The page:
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2nd Marine Logistics Group

 

2nd Marine Logistics Group

II Marine Expeditionary Force

Camp Lejeune, N.C.
Request Mast

REQUEST MAST PROCEDURES

 
1.  Request Mast is the principal means for a Marine to formally seek assistance from, or communicate a grievance to his or her commander. Although a Marine’s Request Mast issue may not be resolved to his or her satisfaction, the Marine will be afforded the opportunity to address the issue with the commanding officer.  The Request Mast process does not include those outside the official military chain of command, such as subordinate officers, civilians or Staff Non-Commissioned Officers/Non-Commissioned Officers (SNCO/NCO). Once a Marine expresses a desire to request mast, all efforts thereafter should be directed toward getting the Marine before the commanding officer to whom the petition is addressed. NCO’s, SNCO’s and Officers subordinate to the Commanding Officer shall not delay the Request Mast process in order to solve the problem themselves, but rather will focus their effort on making the Marine available to the commander.

 
2.  Request Mast is not intended to be used for the purpose of harassment, avoiding assigned duties (such as field day), or intentionally interfering with the commander's ability to carry out the functions and mission of the command.

 
3.  A commander may deny a Request Mast application if there is another specific avenue of redress available to the Marine, such as:

      a. Actions under the UCMJ. The UCMJ provides for the protection of the rights of a Marine at every stage of disciplinary action from investigation through final review or appeal. Therefore, a commander may deny a Request Mast, which includes any element of disciplinary action whether  contemplated, pending, in progress, or final. Request Mast is not to be used as a means of collateral attack against the proceedings, punishment, or findings and sentence resulting from disciplinary action brought under the UCMJ.

      b. Involuntary Administrative Separations. Reference (e), chapters 4 and 6, contains provisions for the protection of rights of Marines being processed for involuntary administrative separation. Accordingly, commanders may deny a Request Mast that has as its subject such involuntary administrative discharge proceedings whether contemplated, pending, in progress, or final.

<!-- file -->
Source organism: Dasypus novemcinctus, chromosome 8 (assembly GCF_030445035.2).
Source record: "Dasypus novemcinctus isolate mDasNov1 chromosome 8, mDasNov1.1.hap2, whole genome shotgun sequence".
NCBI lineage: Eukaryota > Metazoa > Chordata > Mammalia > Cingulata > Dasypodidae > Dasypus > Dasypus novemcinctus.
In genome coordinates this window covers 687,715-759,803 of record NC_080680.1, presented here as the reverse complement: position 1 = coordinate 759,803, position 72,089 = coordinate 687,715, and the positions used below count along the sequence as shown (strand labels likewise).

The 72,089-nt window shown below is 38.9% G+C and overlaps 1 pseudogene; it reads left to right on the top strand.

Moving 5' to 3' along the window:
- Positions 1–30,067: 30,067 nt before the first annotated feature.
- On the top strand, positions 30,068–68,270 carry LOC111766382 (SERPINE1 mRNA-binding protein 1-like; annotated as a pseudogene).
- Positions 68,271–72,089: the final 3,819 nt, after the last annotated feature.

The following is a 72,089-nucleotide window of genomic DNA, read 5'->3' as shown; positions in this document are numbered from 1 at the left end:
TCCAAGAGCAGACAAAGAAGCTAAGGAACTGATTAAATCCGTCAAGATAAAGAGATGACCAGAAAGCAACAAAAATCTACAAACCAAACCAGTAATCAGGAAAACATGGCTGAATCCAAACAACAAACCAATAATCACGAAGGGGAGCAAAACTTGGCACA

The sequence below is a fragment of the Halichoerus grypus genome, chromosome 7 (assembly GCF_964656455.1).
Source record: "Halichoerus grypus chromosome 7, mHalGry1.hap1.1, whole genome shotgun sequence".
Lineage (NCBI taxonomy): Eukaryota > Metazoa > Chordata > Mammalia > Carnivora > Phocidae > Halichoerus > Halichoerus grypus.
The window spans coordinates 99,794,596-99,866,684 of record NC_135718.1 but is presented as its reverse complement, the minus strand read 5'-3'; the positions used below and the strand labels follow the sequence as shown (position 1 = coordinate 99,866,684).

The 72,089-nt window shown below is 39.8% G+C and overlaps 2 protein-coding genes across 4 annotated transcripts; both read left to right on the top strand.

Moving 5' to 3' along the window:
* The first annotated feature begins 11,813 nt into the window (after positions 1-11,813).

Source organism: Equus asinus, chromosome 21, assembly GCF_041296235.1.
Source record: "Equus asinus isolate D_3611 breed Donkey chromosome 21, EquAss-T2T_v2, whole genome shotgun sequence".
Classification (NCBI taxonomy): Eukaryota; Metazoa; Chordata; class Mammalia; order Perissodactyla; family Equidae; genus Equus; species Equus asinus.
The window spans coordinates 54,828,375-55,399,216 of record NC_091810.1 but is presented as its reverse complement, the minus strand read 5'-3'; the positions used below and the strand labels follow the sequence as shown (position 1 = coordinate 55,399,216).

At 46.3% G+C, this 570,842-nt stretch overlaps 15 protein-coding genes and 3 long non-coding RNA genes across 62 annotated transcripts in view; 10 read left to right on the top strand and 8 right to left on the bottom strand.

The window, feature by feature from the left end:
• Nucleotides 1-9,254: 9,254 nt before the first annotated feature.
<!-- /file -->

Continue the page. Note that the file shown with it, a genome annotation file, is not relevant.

1.  Commanders should carefully evaluate each Request Mast to determine if other peripheral issues should be addressed; accordingly, commanders should make every attempt to hear the Marine's presentation of matters before making a decision to deny. The commanding officer shall explain to the Marine why the Request Mast application is denied and, if appropriate, what procedure must be followed to resolve the issue. The authority to deny a Request Mast includes authority to refuse to further process the Request Mast. Whenever a commander denies a Request Mast specifically addressed to himself or herself, he or she shall, within a reasonable time (usually one week), forward a report of such action and the basis thereof to the immediate commanding general via the chain of command. In cases where the officer denying a Request Mast is the immediate commanding general, no such report need be made.

2.  Request Mast is the preferred method for submitting formal Equal Opportunity complaints of discrimination, to include sexual harassment. It should be noted that while the Informal Resolution System (IRS) may also be used to resolve such issues, it is the complainant’s decision as to whether the IRS (informal) or Request Mast (formal) will be used, not the commander’s. A complainant is not required to use the informal process first.  Request Mast may also be used to address other complaints such as hazing.

3.  A Marine does not have to disclose the subject of the Request Mast to anyone in the chain of command except to the commander with whom the Marine is requesting mast.

4.  The senior local commander within the Marine’s chain of command will forward Request Mast applications intended for a commander not located on the same base or geographic location as the Marine requesting mast. The Request Mast should then be addressed with the Marine in person, by telephone or in writing, as deemed appropriate by the commander addressed in the Request Mast.

5.   When the operational commitments of a Marine's command, whether for training or actual deployment, would be unreasonably interfered with by adherence to the procedures set forth in this Directive, the right of the Marine to petition for Request Mast to a commander above the level of the immediate commanding officer may be suspended by the commanding general for the duration of the commitment. Given the plethora of modern communication available today, the need to suspend Request Mast should rarely be invoked and then only to the extent required to ensure the accomplishment of the command's immediate mission.  The suspension may and should be lifted in whole or in part for any deployments away from the base or station where the command's garrison headquarters is located. Any such suspension and the reasons therefore shall be made known to all Marines whose rights may be affected.

6.  Although a Marine may be granted the privilege of forwarding an application for Request Mast to higher commanders, such as the Commandant of the Marine Corps or the Secretary of the Navy, there is no vested right to Request Mast with such higher commander.

      a. Any commanding general in the chain of command between the Marine's immediate commanding general and the Commandant of the Marine Corps may establish such policies and procedures as they desire for processing Requests Mast addressed to them, including that such requests may be returned without action.

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